- White House, Republicans exchange counteroffers; Boehner, Obama talk on phone
- Graham promises "one hell of a fight" over debt ceiling hike unless deficit cut
- The White House challenges GOP leaders over who lacks specifics
- Polls show most Americans back the president on raising taxes on the rich
They are losing the battle over higher taxes on the wealthy, so now Republicans are threatening a political war next year when it comes time to raise the nation's debt ceiling.
With cracks appearing in their anti-tax facade and polls showing most Americans favoring President Barack Obama's stance in the fiscal cliff negotiations, GOP legislators are starting to advocate a tactical retreat to fight another day.
Conservative Sen. Lindsey Graham, R-South Carolina, promised the newly re-elected Obama "one hell of a fight" next year if the president forces through his plan for high-income earners to pay more taxes without agreeing to substantive steps to reduce the nation's chronic federal deficits and debt.
"But there will come a time in February and March where we have to raise the debt ceiling," Graham said Tuesday on "Piers Morgan Tonight" on CNN.
"I will not raise the debt ceiling ever again until we get significant entitlement reforms, because if we don't reform entitlements, we're going to become Greece," adding that the situation presented a chance for Obama to lead. "But if he doesn't lead, there's going to be one hell of a fight over raising the debt ceiling."
Senate Republican leader Mitch McConnell concurred on Tuesday, telling reporters that "we are going to insist that we have another discussion about the future of our country in connection with his request of us to raise the debt ceiling."
Meanwhile, McConnell and House Speaker John Boehner on Tuesday called for Obama to make public the specific spending cuts he will offer in a deficit-reduction deal.
Both complained that Obama was deliberately holding up progress in negotiations by refusing to provide the details of his cost saving plans.
"Where are the president's spending cuts?" asked Boehner, R-Ohio, the lead GOP negotiator. "The longer the White House slow walks this process, the closer our economy gets to the fiscal cliff."
In response, White House spokesman Jay Carney said Boehner and McConnell were wrong because Obama detailed his proposed spending cuts more than a year ago.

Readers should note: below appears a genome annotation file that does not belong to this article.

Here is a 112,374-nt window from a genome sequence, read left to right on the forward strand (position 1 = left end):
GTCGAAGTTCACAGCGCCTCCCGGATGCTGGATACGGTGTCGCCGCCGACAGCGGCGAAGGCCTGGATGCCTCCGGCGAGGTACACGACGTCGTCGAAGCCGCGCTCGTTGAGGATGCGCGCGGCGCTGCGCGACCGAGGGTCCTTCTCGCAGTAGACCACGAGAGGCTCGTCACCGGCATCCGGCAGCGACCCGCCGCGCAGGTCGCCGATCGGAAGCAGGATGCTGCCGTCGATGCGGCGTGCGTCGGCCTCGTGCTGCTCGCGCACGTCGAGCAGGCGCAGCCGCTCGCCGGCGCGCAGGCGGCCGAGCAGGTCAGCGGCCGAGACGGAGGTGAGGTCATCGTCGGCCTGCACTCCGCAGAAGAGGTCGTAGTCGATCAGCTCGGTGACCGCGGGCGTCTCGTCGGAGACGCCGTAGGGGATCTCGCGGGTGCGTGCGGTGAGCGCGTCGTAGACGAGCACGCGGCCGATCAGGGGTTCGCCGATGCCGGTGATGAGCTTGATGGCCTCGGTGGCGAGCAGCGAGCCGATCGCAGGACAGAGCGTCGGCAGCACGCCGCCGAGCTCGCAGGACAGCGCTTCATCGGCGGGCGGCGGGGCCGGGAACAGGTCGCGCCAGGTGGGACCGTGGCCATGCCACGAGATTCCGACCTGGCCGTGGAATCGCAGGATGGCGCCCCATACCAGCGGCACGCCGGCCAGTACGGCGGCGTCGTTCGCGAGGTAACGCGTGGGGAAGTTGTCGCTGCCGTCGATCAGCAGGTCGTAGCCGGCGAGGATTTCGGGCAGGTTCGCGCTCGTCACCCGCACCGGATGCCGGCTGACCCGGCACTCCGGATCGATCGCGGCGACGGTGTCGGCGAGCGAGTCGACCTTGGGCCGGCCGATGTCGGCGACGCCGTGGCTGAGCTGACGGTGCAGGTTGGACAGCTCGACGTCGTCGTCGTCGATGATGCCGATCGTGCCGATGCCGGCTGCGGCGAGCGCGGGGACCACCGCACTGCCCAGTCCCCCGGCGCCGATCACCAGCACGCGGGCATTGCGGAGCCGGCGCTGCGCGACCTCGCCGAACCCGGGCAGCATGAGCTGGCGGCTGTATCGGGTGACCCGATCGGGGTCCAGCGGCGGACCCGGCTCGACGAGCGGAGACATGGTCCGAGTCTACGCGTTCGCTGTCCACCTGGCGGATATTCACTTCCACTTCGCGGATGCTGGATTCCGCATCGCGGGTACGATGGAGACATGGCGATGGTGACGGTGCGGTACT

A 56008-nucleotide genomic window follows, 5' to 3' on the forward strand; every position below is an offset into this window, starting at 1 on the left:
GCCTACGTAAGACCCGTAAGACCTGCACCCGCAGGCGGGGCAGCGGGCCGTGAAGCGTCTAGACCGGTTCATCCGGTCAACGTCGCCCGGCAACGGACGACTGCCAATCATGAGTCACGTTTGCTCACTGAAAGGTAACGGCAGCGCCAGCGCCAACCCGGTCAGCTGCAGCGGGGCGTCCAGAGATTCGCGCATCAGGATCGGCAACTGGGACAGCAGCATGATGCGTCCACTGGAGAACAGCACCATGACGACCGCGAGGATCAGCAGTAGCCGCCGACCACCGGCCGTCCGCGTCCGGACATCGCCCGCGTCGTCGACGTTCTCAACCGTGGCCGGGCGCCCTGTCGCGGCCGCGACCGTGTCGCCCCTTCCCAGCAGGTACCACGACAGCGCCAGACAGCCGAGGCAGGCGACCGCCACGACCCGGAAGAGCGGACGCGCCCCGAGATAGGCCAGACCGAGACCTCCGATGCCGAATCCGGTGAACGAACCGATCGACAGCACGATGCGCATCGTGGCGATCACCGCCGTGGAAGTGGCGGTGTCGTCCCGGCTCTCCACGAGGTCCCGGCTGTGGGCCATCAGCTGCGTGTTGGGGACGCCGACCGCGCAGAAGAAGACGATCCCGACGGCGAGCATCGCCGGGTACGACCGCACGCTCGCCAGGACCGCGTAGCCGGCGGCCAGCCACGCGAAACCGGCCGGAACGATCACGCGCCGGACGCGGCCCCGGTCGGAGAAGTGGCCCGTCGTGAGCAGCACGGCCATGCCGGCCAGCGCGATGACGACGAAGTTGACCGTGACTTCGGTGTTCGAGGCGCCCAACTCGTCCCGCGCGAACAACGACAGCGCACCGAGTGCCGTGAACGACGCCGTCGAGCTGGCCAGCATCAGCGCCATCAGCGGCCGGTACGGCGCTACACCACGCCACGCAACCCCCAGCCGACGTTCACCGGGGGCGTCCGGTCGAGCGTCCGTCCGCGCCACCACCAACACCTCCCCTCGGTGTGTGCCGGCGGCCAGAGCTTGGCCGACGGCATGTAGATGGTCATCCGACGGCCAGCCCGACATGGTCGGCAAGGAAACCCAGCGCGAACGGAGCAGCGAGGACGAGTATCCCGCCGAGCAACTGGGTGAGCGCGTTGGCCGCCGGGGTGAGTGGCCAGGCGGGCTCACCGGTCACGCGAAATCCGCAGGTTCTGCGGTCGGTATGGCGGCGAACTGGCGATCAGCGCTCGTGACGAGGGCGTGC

He added that Republican negotiators had yet to offer any details of their own on how to raise more revenue from taxes, "and it would be helpful if they did."
House Democratic leader Nancy Pelosi, meanwhile, argued that the $1 trillion in spending cuts agreed to by Congress in the past two years should be counted toward deficit reduction in the current negotiations.
"Where are the cuts? They're in bills that you, Mr. Speaker, have voted for," Pelosi, D-California, said Tuesday.
Three weeks remain to cut a deal before the automatic tax increases and spending cuts of the fiscal cliff go into effect on January 1.
Without an agreement during the current lame-duck session of Congress, everyone's taxes will go up, and economists warn the impact of the fiscal cliff could cause another recession.
However, the administration has signaled it can delay some of the effects to allow time to work out an agreement when a new Congress convenes in January.
Obama has held a campaign-style series of public events to back his call for extending Bush-era tax cuts for 98% of Americans while allowing rates to return to higher 1990s levels on income over $250,000.
The issue was central to his re-election in November, and Obama made clear on Monday that he intended to adhere to his belief that the wealthy must contribute more.
"I'm willing to compromise a little bit," Obama said at a Michigan diesel engine plant. However, he said higher tax rates on the the top income brackets was "a principle I'm not going to compromise on."
The president's public push appears to be working as polls show that most Americans back the president's position.
A new Politico/George Washington University survey on Monday said 60% of respondents supported Obama's proposal compared with 38% who opposed it.
On Tuesday, a Gallup poll showed that 70% of adult Americans want Congress and the White House to reach a compromise that would avoid the fiscal cliff. A similar Gallup poll last week said 62% wanted compromise.
The deficit-reduction debate hinges on the tax issue, with Republicans opposing any increase in tax rates in their quest to shrink government, while Obama and Democrats want to secure more tax revenue as part of a broader package.
Both sides call for eliminating tax deductions and loopholes to raise more revenue, but Obama also demands an end to the tax cuts of 2001 and 2003 for the top brackets.
Republicans oppose the return to higher rates, saying it will inhibit job growth because small business owners declare their profits as personal income and therefore would face a tax increase.
In response, Obama and Democrats note that their plan -- already approved by the Senate and needing House approval to be signed into law by the president -- affects just 2% of taxpayers and 3% of small business owners.